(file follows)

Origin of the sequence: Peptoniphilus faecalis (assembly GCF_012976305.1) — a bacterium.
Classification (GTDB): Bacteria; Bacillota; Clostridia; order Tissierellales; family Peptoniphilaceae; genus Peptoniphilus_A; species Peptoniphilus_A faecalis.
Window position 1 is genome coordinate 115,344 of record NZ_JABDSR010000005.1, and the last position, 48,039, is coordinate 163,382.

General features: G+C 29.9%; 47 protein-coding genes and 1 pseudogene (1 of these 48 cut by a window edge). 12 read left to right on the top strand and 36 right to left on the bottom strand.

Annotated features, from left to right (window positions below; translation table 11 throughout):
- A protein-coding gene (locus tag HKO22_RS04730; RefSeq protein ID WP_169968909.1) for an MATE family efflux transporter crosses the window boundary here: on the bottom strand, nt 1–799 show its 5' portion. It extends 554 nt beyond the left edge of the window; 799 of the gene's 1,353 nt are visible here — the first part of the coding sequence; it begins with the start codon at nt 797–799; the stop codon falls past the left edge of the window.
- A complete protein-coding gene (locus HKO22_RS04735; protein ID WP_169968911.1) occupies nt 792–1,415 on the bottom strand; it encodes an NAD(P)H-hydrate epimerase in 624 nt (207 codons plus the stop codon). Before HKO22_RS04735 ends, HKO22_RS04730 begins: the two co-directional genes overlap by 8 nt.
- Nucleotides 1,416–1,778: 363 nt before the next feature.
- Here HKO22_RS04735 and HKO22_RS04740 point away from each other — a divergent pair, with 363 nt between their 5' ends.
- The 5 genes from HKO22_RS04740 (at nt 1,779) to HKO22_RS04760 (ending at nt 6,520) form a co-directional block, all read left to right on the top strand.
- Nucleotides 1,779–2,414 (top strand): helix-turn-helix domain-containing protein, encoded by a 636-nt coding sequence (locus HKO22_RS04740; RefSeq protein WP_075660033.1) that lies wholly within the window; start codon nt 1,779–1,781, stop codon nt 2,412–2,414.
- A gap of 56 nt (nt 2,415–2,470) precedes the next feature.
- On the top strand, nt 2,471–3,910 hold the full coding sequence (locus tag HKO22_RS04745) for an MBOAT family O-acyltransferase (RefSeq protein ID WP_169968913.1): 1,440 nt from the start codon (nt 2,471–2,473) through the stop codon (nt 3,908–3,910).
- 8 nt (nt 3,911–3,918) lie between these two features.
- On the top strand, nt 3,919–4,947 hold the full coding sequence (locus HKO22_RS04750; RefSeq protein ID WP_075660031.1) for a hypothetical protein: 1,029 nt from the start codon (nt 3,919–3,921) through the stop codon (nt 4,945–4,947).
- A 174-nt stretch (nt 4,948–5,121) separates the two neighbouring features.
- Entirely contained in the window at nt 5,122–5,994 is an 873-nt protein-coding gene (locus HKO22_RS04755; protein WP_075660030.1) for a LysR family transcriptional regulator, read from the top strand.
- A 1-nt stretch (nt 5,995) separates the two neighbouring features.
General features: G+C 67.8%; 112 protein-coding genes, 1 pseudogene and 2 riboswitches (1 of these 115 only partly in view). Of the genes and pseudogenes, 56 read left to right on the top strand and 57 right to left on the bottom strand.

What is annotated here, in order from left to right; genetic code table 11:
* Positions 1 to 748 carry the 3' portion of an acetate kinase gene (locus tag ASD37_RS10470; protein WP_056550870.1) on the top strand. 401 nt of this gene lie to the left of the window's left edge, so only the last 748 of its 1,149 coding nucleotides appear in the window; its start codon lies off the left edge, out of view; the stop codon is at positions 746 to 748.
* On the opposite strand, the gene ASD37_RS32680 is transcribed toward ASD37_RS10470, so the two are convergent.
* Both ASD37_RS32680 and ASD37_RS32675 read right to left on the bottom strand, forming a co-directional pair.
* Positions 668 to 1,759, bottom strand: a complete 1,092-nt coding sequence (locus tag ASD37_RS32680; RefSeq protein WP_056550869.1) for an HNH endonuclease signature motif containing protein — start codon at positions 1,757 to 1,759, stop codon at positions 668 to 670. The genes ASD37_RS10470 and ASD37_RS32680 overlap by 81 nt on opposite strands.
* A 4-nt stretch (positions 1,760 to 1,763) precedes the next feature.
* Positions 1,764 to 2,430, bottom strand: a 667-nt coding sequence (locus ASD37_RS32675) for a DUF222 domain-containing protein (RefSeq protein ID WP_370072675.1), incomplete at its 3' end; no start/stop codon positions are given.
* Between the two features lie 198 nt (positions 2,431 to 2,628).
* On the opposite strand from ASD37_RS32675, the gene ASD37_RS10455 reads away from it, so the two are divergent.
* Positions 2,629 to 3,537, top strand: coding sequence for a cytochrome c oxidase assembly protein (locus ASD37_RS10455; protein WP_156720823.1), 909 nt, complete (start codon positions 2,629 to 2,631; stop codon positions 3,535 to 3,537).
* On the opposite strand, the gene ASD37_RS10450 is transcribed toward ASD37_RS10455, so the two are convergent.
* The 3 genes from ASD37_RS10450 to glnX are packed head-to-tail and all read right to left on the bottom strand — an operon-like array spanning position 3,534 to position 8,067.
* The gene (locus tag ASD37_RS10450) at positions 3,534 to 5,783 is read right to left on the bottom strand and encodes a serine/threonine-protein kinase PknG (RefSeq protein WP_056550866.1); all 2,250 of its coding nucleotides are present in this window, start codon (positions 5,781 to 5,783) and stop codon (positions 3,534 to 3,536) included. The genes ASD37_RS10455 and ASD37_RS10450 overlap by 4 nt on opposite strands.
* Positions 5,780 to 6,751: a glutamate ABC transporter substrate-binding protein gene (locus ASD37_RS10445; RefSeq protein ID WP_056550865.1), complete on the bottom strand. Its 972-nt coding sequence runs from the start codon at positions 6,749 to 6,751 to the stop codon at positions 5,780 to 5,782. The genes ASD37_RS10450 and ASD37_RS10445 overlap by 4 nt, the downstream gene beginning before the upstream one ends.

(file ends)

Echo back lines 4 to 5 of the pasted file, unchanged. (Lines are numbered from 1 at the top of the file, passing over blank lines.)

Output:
General features: G+C 29.9%; 47 protein-coding genes and 1 pseudogene (1 of these 48 cut by a window edge). 12 read left to right on the top strand and 36 right to left on the bottom strand.

Annotated features, from left to right (window positions below; translation table 11 throughout):